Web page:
In Search of a Tech-Savvy Measure for UX Research

Jeff Sauro, PhD • Jim Lewis, PhD

How do you measure tech savviness? Abstract constructs such as usability, trustworthiness, intelligence, and desirability can be difficult to measure. The same applies to tech savviness. But to paraphrase Potter Stewart, we know a tech-savvy person when we see one.

Tech savviness should matter to UX researchers. When we measure an experience, we don’t want those measures to primarily reflect a participant’s tech savviness (or lack thereof).

To separate individual abilities from interface abilities, we need a good measure of tech savviness to use in UX research.

In an earlier article, we reviewed the literature on tech-savvy measures and found at least three approaches to measuring tech savviness: assessing (1) what a person knows, (2) what a person does (or reports doing), and (3) what a person feels (attitudes, especially tech-savvy self-assessments).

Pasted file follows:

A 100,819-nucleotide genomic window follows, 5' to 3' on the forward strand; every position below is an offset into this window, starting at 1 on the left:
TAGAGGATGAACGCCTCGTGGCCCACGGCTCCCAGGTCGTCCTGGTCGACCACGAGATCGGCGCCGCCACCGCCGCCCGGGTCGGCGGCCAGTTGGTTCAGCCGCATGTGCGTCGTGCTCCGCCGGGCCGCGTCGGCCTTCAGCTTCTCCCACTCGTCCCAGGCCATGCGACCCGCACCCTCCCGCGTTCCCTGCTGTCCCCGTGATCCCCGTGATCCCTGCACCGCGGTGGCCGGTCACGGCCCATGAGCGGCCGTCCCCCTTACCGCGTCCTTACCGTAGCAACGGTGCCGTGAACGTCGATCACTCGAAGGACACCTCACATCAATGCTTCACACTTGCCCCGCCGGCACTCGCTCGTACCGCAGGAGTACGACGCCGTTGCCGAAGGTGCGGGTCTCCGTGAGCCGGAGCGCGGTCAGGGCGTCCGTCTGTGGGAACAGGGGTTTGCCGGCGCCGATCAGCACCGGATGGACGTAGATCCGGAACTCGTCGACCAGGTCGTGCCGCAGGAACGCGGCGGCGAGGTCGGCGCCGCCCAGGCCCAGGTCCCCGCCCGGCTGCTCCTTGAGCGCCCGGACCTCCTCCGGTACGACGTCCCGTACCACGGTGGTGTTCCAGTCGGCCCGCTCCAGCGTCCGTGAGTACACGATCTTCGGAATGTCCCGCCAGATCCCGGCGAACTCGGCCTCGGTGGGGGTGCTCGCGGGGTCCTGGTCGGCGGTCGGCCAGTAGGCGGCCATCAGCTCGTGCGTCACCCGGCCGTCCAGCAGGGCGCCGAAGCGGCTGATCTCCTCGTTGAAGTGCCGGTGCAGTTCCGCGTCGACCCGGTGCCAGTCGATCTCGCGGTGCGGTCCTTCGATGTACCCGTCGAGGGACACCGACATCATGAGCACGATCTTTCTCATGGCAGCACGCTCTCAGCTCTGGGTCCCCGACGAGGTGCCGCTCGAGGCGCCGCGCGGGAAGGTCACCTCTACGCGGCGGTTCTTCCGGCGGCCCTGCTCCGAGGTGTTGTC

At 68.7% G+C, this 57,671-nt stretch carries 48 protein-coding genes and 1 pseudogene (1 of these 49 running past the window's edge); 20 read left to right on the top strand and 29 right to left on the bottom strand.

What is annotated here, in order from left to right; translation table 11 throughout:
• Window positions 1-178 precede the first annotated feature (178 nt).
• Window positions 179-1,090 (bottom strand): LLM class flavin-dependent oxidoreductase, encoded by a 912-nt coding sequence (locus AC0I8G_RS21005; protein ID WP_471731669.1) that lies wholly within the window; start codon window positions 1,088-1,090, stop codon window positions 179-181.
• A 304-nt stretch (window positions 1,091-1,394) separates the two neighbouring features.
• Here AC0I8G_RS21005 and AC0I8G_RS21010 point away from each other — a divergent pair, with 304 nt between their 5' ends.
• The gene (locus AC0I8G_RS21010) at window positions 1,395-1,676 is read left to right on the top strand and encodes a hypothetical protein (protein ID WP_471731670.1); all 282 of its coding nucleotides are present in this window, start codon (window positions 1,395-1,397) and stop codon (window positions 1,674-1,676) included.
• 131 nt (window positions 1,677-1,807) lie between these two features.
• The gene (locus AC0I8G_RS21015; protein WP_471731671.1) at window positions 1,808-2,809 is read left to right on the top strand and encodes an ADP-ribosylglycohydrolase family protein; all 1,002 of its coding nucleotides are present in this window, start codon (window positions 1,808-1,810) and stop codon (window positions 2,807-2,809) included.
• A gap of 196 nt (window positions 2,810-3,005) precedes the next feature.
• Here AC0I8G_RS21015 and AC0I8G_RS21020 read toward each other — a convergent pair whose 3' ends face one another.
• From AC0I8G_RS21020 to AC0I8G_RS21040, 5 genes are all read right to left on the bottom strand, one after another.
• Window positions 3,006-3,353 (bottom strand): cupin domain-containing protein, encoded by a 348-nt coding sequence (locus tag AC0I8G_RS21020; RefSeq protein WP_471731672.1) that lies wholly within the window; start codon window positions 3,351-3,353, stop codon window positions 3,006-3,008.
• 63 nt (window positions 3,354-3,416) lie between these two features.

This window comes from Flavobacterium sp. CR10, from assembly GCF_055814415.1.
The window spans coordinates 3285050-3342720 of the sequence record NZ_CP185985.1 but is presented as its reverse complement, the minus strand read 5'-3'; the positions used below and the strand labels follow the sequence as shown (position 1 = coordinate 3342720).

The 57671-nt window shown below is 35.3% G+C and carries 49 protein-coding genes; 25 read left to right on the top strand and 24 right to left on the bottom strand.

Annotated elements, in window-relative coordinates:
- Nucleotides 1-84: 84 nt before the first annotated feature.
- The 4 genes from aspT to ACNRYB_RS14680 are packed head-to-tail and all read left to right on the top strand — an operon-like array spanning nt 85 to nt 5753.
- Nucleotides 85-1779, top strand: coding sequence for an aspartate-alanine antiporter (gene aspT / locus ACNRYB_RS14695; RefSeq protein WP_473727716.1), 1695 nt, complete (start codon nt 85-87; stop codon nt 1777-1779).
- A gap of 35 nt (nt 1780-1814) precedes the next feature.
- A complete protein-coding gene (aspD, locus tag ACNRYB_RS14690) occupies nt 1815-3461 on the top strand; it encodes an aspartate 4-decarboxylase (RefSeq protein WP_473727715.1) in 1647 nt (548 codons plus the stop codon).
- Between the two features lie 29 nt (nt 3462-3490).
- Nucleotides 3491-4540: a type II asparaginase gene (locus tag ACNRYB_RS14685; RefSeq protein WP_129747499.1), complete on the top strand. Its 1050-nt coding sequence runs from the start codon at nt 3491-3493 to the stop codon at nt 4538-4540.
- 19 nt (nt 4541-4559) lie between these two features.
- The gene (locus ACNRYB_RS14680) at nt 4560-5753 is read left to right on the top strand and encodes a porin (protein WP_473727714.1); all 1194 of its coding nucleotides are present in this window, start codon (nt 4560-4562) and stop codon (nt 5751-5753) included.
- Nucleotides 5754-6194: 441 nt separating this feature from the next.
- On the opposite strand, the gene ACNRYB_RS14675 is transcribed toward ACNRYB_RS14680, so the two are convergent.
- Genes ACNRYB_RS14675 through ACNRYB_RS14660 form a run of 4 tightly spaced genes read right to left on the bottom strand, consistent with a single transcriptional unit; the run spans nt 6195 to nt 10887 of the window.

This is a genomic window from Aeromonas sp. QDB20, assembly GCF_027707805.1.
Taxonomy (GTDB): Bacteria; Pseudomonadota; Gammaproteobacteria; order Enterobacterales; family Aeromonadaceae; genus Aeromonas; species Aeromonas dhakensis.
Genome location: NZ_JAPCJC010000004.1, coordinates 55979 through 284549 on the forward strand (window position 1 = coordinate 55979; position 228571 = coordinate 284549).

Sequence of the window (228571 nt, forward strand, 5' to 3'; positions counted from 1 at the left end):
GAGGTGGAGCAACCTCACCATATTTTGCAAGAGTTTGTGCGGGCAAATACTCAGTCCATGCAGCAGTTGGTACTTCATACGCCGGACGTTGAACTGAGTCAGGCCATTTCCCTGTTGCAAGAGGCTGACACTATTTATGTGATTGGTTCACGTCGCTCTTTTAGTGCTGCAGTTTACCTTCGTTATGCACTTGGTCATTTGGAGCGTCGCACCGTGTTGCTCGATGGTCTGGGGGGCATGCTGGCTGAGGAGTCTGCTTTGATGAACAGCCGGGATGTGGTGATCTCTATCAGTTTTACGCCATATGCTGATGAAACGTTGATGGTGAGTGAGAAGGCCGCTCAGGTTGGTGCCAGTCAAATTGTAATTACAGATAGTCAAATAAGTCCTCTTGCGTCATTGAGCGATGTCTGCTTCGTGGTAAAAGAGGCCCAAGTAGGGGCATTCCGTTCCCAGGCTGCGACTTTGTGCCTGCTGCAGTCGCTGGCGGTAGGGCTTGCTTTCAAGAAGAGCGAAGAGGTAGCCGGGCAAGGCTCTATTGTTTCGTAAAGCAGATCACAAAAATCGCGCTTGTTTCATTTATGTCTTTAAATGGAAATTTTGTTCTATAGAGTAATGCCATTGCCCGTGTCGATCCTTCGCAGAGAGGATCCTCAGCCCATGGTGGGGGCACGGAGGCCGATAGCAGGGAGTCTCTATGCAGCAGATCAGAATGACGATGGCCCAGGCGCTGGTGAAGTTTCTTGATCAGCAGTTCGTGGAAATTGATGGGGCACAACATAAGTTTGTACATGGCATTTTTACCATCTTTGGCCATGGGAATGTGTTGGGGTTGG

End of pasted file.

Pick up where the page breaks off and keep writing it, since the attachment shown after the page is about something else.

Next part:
We found a clear need for additional research on these or related measures of tech savviness. In particular, metrics based on lists of things people are comfortable doing might work as well as or better than metrics based on quizzes or short attitudinal/self-assessment questionnaires.

So, we started a multi-year research effort to identify a tech-savvy measure to use in UX research. Here’s how the journey started in 2015.

Candidate Items

To develop a measure of tech savviness, we started where most standardized questionnaires start—a pool of candidate items that we felt described what we meant when we say, “tech savvy.” We brainstormed items from the three rubrics (what people know, what people do, and what people feel), informing our ideas with the literature and our own experience working with tech products (and seeing participants struggle).

What People Know

We planned to present these items in a quiz on tech savviness:

  • What is Blu-ray?
  • What is VoIP?
  • What is USB?
  • What is a megapixel?
  • What is HDTV?
  • What is 1080p?
  • What is an Ultrabook?

What People Do

We planned to ask participants to self-report which of these activities they feel confident doing: